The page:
If my car was rear-ended and the at-fault driver’s insurer wants to total my vehicle but isn’t offering very much for it, what can I do?

Get Legal Help Today

 Secured with SHA-256 Encryption

If my car was rear-ended and the at-fault driver’s insurer wants to total my vehicle but isn’t offering very much for it, what can I do?

Asked on June 26, 2015 under Accident Law, Pennsylvania

Answers:

Gregory Abbott / Consumer Law Northwest

Answered 6 years ago | Contributor

To the extent that the other driver was 100% at fault, then he or his insurance company owe you either the repair cost or the fair market value of your vehicle if the repairs cost more than the vehicle's fair market value.  While "fair market value" is somewhat imprecise, it usually is established by a book value (Kelly Blue Book, NAPA Guide, etc.) or perhaps by comparable sales in your area, etc.  It also may be somewhat negotiable, particularly if there is something special about your vehicle that they are unaware of (new tires; recent substantial repairs; options; etc.).  All that said, it is worth what it is worth and you may well not be able to buy a replacement vehicle that is comparable for the money they give you.  You might also make a deal with them for you to buy back your vehicle for salvage value or otherwise keep it if you want.  Understand that any necessary repairs would then by on you (but you would have whatever they otherwise paid you to help with those repairs) and your vehicle would presumably have a branded, salvage title thereafter so it's resale value would drop drastically.  While you might (or might not) be able to get liability insurance on it thereafter, it is unlikely that an insurance company would give you collision or comprehensive insurance if you have a salvage title.  At a minimum, if that is important to you, you should check out such availability with your insurance company before go forth with such a deal.  Good luck.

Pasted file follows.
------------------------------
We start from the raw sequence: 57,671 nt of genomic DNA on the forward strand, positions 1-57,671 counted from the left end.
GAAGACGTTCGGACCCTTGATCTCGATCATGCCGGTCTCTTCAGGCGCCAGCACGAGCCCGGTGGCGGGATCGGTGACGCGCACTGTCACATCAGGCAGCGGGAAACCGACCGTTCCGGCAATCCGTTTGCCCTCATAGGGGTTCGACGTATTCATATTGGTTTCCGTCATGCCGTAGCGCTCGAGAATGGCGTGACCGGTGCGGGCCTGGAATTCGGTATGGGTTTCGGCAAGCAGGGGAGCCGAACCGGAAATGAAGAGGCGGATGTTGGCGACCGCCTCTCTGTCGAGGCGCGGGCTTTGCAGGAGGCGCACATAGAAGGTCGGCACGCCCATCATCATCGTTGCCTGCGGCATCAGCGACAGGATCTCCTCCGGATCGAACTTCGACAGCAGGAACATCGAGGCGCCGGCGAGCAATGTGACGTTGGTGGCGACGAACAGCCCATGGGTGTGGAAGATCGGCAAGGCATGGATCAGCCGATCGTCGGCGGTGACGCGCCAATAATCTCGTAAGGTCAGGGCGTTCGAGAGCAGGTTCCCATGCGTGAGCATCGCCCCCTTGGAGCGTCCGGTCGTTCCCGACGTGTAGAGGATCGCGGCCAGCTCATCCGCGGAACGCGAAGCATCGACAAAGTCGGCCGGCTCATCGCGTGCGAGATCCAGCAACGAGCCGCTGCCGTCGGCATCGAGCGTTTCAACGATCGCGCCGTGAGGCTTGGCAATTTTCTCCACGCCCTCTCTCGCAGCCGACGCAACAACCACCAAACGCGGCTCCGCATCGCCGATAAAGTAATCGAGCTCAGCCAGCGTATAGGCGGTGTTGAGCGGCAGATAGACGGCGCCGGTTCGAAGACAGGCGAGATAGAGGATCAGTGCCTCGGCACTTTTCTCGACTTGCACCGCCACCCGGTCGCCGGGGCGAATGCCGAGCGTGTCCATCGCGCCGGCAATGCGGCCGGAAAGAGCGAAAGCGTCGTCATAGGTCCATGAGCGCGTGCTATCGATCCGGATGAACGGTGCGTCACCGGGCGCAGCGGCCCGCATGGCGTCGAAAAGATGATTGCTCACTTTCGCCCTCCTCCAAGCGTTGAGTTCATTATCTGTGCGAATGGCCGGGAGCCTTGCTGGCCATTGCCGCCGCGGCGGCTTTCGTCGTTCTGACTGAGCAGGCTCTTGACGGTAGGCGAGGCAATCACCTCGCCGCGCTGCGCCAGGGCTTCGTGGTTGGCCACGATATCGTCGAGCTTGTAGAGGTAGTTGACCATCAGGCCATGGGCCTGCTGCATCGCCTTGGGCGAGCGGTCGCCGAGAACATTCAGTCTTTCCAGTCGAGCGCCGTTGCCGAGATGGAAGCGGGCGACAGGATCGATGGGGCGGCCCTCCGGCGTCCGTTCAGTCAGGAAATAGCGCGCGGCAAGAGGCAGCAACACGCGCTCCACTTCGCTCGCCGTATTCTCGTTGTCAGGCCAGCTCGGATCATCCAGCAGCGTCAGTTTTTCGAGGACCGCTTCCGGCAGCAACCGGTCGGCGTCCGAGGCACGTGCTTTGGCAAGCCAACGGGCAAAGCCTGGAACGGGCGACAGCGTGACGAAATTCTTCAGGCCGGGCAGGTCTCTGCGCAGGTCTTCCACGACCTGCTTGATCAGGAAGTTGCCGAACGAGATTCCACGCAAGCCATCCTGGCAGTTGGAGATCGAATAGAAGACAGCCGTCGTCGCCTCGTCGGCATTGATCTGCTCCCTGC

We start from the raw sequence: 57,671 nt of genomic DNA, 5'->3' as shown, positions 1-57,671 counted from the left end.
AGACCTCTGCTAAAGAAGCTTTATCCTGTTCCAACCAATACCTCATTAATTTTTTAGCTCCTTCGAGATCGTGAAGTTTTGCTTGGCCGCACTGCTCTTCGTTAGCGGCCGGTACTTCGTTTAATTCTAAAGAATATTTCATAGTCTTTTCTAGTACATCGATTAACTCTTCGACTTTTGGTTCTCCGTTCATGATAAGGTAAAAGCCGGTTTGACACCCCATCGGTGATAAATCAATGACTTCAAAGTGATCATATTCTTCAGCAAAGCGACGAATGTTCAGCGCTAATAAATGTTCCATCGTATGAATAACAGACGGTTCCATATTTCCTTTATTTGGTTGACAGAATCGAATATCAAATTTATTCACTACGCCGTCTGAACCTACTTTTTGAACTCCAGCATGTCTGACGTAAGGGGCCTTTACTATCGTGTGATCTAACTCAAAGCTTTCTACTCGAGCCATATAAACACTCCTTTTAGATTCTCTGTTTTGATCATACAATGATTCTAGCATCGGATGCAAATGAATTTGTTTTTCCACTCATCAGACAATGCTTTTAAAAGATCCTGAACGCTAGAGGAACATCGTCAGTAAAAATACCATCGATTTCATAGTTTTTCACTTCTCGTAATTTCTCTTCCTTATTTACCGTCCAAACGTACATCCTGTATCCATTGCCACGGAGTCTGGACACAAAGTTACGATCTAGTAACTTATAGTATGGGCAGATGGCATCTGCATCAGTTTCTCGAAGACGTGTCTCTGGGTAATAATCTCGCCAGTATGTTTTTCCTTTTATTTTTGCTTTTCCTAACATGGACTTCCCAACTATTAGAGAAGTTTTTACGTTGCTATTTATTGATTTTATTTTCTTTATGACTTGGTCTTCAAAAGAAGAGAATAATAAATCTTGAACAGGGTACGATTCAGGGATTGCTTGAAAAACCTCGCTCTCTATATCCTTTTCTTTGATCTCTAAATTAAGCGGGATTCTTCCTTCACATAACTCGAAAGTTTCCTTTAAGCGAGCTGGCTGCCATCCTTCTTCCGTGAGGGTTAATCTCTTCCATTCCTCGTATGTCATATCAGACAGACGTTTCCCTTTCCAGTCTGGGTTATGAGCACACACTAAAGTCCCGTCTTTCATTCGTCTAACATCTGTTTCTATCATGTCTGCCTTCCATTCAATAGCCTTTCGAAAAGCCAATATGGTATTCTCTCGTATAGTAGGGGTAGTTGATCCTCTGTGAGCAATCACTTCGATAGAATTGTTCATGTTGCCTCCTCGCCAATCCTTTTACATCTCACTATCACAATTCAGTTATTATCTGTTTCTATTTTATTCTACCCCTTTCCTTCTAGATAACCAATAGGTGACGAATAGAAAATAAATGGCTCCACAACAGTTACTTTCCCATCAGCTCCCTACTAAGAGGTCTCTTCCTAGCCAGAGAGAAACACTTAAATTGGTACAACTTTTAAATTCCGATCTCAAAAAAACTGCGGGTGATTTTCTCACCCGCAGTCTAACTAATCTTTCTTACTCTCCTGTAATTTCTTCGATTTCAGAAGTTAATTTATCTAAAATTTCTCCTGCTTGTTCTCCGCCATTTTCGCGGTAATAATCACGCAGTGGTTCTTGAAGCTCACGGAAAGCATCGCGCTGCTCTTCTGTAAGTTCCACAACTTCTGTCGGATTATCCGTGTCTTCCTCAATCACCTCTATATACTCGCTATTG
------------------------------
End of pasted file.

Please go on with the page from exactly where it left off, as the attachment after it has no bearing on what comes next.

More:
IMPORTANT NOTICE: The Answer(s) provided above are for general information only. The attorney providing the answer was not serving as the attorney for the person submitting the question or in any attorney-client relationship with such person. Laws may vary from state to state, and sometimes change. Tiny variations in the facts, or a fact not set forth in a question, often can change a legal outcome or an attorney's conclusion. Although AttorneyPages.com has verified the attorney was admitted to practice law in at least one jurisdiction, he or she may not be authorized to practice law in the jurisdiction referred to in the question, nor is he or she necessarily experienced in the area of the law involved. Unlike the information in the Answer(s) above, upon which you should NOT rely, for personal advice you can rely upon we suggest you retain an attorney to represent you.

Get Legal Help Today

Find the right lawyer for your legal issue.

 Secured with SHA-256 Encryption